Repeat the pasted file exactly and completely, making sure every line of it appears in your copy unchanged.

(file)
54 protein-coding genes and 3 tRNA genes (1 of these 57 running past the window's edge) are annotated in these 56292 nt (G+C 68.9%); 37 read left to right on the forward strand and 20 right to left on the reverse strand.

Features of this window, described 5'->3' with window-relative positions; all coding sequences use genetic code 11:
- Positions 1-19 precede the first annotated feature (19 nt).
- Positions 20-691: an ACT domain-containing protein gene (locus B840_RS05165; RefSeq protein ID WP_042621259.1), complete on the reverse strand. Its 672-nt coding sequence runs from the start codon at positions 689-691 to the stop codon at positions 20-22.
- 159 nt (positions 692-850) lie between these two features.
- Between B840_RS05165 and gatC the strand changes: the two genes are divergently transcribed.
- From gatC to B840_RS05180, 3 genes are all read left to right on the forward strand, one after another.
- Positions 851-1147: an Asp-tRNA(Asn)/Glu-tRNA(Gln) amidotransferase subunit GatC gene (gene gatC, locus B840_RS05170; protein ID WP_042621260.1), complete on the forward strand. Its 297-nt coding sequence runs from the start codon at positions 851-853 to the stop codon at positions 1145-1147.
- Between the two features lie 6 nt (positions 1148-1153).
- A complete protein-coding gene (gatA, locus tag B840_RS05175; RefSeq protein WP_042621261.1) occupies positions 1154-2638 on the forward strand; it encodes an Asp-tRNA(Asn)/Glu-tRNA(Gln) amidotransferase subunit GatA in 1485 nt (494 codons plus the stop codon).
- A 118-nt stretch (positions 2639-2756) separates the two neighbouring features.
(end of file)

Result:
54 protein-coding genes and 3 tRNA genes (1 of these 57 running past the window's edge) are annotated in these 56292 nt (G+C 68.9%); 37 read left to right on the forward strand and 20 right to left on the reverse strand.

Features of this window, described 5'->3' with window-relative positions; all coding sequences use genetic code 11:
- Positions 1-19 precede the first annotated feature (19 nt).
- Positions 20-691: an ACT domain-containing protein gene (locus B840_RS05165; RefSeq protein ID WP_042621259.1), complete on the reverse strand. Its 672-nt coding sequence runs from the start codon at positions 689-691 to the stop codon at positions 20-22.
- 159 nt (positions 692-850) lie between these two features.
- Between B840_RS05165 and gatC the strand changes: the two genes are divergently transcribed.
- From gatC to B840_RS05180, 3 genes are all read left to right on the forward strand, one after another.
- Positions 851-1147: an Asp-tRNA(Asn)/Glu-tRNA(Gln) amidotransferase subunit GatC gene (gene gatC, locus B840_RS05170; protein ID WP_042621260.1), complete on the forward strand. Its 297-nt coding sequence runs from the start codon at positions 851-853 to the stop codon at positions 1145-1147.
- Between the two features lie 6 nt (positions 1148-1153).
- A complete protein-coding gene (gatA, locus tag B840_RS05175; RefSeq protein WP_042621261.1) occupies positions 1154-2638 on the forward strand; it encodes an Asp-tRNA(Asn)/Glu-tRNA(Gln) amidotransferase subunit GatA in 1485 nt (494 codons plus the stop codon).
- A 118-nt stretch (positions 2639-2756) separates the two neighbouring features.